Op-Ed: CVO Pan America Should’ve Taken a Backseat to a Harley-Davidson Softail Update
Harley-Davidson recently updated its lineup, with specific focus on models like the Street Glide, Road Glide, and Pan America. Several models got a CVO treatment, and the Road Glide got an ST update akin to the Low Rider ST. Among the updates, Harley-Davidson produced a CVO Pan America. While the Pan America is serious competition for other adventure bikes on the market, the MoCo should have focused on some sort of update for the Softail lineup.
The CVO Pan America is an eye-popping addition to the Harley-Davidson lineup, but it should’ve taken a back burner for a Softail update
Harley-Davidson announced updates to much of its lineup, including a stylistic overhaul of its popular Street Glide and fixed-fairing Road Glide touring motorcycles. However, the Motor Company (MoCo) also updated the Pan America adventure motorcycle with the CVO treatment, including a characteristic Legendary Orange livery, aluminum luggage, and a throwback “#1” logo.
However, the CVO Pan America gets the same 1250 Revolution Max as the 1250 Special model. That, and the CVO model doesn’t improve the semi-active suspension from the Special. Therein lies an issue: people buy CVOs for more than the aesthetic.
Moreover, Harley-Davidson left its Softails alone. No updates for the Softail Standard, Street Bob 114, Fat Boy 114, Breakout 117, Heritage Classic 114, or the Club-Style Low Rider S and ST. In fact, HD dropped the Fat Bob 114 after the 2023 model year.
That’s unfortunate, as many Harley fans use the Softail lineup as they did the now-discontinued Dynas: as a canvas for modifications. Unfortunately, the lack of updates or additions leaves the same canvas as last year.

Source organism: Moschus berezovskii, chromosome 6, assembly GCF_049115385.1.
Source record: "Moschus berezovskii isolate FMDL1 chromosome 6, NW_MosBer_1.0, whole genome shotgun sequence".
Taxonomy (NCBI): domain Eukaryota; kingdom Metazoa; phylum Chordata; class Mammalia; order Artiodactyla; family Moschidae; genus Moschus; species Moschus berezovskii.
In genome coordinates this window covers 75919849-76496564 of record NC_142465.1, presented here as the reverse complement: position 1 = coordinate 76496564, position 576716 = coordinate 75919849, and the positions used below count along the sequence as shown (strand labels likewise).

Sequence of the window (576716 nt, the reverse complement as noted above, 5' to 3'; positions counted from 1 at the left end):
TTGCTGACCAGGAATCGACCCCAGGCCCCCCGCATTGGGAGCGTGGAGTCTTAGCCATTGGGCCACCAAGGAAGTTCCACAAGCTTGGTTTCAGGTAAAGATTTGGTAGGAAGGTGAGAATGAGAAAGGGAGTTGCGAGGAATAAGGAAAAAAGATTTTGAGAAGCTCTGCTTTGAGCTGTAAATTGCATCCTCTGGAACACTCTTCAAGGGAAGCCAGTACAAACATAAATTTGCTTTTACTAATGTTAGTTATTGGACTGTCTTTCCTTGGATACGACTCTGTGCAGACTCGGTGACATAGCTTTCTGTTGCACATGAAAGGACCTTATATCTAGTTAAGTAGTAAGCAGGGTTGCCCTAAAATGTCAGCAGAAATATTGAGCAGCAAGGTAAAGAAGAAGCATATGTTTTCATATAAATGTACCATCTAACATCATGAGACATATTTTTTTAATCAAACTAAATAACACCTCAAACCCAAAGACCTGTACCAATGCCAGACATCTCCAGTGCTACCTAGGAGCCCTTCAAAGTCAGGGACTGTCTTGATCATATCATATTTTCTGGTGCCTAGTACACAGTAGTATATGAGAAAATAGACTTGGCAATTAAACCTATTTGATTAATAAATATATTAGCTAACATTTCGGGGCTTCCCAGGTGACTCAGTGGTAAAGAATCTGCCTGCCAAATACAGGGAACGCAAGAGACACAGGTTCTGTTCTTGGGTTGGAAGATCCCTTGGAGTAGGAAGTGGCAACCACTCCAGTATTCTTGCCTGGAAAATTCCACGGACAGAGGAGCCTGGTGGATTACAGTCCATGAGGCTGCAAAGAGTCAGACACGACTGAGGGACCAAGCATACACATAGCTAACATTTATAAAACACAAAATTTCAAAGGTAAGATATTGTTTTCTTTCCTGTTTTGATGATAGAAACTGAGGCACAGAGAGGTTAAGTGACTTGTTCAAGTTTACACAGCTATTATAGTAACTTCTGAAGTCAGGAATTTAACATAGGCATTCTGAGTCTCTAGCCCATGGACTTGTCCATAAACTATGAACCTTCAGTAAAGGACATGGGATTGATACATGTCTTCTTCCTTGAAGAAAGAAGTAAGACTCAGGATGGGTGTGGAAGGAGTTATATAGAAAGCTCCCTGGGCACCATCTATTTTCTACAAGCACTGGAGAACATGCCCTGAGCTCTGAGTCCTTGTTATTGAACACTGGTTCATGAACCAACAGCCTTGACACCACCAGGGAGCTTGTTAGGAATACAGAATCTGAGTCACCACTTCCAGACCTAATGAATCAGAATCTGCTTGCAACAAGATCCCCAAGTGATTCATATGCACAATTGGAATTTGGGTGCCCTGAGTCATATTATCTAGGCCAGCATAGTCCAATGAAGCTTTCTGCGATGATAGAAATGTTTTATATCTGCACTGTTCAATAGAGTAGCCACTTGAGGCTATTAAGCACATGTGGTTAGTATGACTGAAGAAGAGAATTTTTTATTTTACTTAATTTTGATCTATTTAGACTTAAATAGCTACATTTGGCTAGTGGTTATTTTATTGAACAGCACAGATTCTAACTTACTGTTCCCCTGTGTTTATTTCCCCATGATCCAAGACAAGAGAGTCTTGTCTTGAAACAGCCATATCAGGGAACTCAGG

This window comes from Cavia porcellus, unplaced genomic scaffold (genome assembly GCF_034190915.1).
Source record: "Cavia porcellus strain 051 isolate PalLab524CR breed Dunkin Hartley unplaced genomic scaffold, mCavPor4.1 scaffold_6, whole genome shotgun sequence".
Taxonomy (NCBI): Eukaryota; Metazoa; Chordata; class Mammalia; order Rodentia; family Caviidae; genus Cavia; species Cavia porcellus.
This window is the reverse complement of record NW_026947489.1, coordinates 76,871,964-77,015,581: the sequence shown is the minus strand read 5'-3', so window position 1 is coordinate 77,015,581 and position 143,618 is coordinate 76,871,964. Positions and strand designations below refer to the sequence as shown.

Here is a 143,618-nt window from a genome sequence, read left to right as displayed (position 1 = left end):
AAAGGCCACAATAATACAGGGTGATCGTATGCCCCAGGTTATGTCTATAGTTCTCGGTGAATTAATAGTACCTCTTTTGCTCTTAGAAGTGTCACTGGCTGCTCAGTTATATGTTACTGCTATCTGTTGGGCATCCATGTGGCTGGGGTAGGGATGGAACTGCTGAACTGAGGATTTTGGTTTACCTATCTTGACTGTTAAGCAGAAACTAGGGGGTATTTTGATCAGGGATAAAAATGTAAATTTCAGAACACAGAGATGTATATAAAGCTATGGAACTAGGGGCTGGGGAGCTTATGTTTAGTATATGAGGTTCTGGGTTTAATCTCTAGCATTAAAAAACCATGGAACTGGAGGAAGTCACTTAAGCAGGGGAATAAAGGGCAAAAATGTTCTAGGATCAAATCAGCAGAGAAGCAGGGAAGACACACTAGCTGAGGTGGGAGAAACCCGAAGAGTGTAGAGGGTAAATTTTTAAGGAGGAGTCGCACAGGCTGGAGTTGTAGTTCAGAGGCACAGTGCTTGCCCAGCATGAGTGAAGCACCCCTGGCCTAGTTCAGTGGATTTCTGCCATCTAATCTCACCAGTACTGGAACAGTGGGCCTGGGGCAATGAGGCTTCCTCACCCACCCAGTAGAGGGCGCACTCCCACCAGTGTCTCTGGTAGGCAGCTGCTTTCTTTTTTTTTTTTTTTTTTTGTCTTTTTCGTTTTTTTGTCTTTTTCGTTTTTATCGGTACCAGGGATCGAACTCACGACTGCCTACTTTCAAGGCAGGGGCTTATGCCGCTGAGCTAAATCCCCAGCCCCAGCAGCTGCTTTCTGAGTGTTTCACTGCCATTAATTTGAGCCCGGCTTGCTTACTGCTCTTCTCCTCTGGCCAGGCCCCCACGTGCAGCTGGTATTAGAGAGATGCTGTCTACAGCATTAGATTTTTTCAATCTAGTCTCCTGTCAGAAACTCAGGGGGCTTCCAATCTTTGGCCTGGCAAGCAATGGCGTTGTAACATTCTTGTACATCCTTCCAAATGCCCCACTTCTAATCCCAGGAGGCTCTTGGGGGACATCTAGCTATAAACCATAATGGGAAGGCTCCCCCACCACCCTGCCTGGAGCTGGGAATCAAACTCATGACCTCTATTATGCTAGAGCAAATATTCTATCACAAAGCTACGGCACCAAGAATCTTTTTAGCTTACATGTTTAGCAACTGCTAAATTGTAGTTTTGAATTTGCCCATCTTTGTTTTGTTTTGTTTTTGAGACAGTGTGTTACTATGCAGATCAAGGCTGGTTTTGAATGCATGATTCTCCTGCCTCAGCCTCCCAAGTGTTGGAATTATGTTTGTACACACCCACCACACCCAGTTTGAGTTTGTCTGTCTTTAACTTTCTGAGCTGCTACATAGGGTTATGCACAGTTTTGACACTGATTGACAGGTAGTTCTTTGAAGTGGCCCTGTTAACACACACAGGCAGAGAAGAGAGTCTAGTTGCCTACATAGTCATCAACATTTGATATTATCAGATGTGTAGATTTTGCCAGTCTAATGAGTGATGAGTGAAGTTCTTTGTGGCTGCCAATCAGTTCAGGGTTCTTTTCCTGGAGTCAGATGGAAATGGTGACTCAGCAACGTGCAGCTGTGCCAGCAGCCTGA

Barring some Softail updates this year, the 2024 lineup will look sadly similar to last year
Harley-Davidson will carry over 17 models from last year, not including the latest CVO additions. While seven of those models are in the brand’s cruiser category, none of them got the updates or attention that the “Grand American Touring” bikes received.
Granted, the Road Glide and Street Glide are some of the brand’s best sellers. However, many riders transitioning from starter motorcycles like the now-discontinued Evolution Sportster lineup have a tired library of Softails to consider.
It could be a costly oversight, given the surge of first-time motorcycle registrations during the pandemic lockdowns. Some of those riders will be looking to ditch their lockdown motorcycles and invest in a Softail Street Bob or Low Rider S. Why stretch for a 2024 Softail if it’s essentially the same bike as the prior model year? In fact, some patrons may reach for the keys to an Indian Chief or BMW R 18.
The powers-that-be at Harley-Davidson will have to see whether the move makes dollars and sense. In the meantime, fans of models like the Street Bob, Fat Boy, Fat Bob, and Low Rider S will have to wait for an update.